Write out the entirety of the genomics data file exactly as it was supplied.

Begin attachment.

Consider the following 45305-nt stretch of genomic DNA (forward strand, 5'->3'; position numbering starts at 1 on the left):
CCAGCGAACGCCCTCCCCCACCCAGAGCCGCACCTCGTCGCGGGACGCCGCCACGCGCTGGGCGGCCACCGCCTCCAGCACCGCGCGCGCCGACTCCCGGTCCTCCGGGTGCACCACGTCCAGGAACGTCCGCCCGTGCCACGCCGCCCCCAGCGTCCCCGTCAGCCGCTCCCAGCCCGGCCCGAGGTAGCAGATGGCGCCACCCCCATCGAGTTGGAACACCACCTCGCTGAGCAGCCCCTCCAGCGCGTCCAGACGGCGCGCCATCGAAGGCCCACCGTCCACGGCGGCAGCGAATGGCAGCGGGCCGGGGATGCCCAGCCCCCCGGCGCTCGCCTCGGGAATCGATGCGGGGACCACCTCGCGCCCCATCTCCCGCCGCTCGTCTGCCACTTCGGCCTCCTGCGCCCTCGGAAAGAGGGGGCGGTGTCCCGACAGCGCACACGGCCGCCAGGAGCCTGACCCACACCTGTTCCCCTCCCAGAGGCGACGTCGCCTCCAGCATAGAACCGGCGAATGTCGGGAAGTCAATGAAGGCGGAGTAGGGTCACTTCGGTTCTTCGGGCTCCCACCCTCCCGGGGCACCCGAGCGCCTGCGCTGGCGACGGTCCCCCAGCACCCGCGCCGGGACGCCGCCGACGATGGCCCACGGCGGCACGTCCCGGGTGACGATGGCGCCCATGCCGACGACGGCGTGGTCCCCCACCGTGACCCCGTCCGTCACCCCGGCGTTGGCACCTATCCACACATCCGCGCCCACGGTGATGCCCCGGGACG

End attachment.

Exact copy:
Consider the following 45305-nt stretch of genomic DNA (forward strand, 5'->3'; position numbering starts at 1 on the left):
CCAGCGAACGCCCTCCCCCACCCAGAGCCGCACCTCGTCGCGGGACGCCGCCACGCGCTGGGCGGCCACCGCCTCCAGCACCGCGCGCGCCGACTCCCGGTCCTCCGGGTGCACCACGTCCAGGAACGTCCGCCCGTGCCACGCCGCCCCCAGCGTCCCCGTCAGCCGCTCCCAGCCCGGCCCGAGGTAGCAGATGGCGCCACCCCCATCGAGTTGGAACACCACCTCGCTGAGCAGCCCCTCCAGCGCGTCCAGACGGCGCGCCATCGAAGGCCCACCGTCCACGGCGGCAGCGAATGGCAGCGGGCCGGGGATGCCCAGCCCCCCGGCGCTCGCCTCGGGAATCGATGCGGGGACCACCTCGCGCCCCATCTCCCGCCGCTCGTCTGCCACTTCGGCCTCCTGCGCCCTCGGAAAGAGGGGGCGGTGTCCCGACAGCGCACACGGCCGCCAGGAGCCTGACCCACACCTGTTCCCCTCCCAGAGGCGACGTCGCCTCCAGCATAGAACCGGCGAATGTCGGGAAGTCAATGAAGGCGGAGTAGGGTCACTTCGGTTCTTCGGGCTCCCACCCTCCCGGGGCACCCGAGCGCCTGCGCTGGCGACGGTCCCCCAGCACCCGCGCCGGGACGCCGCCGACGATGGCCCACGGCGGCACGTCCCGGGTGACGATGGCGCCCATGCCGACGACGGCGTGGTCCCCCACCGTGACCCCGTCCGTCACCCCGGCGTTGGCACCTATCCACACATCCGCGCCCACGGTGATGCCCCGGGACG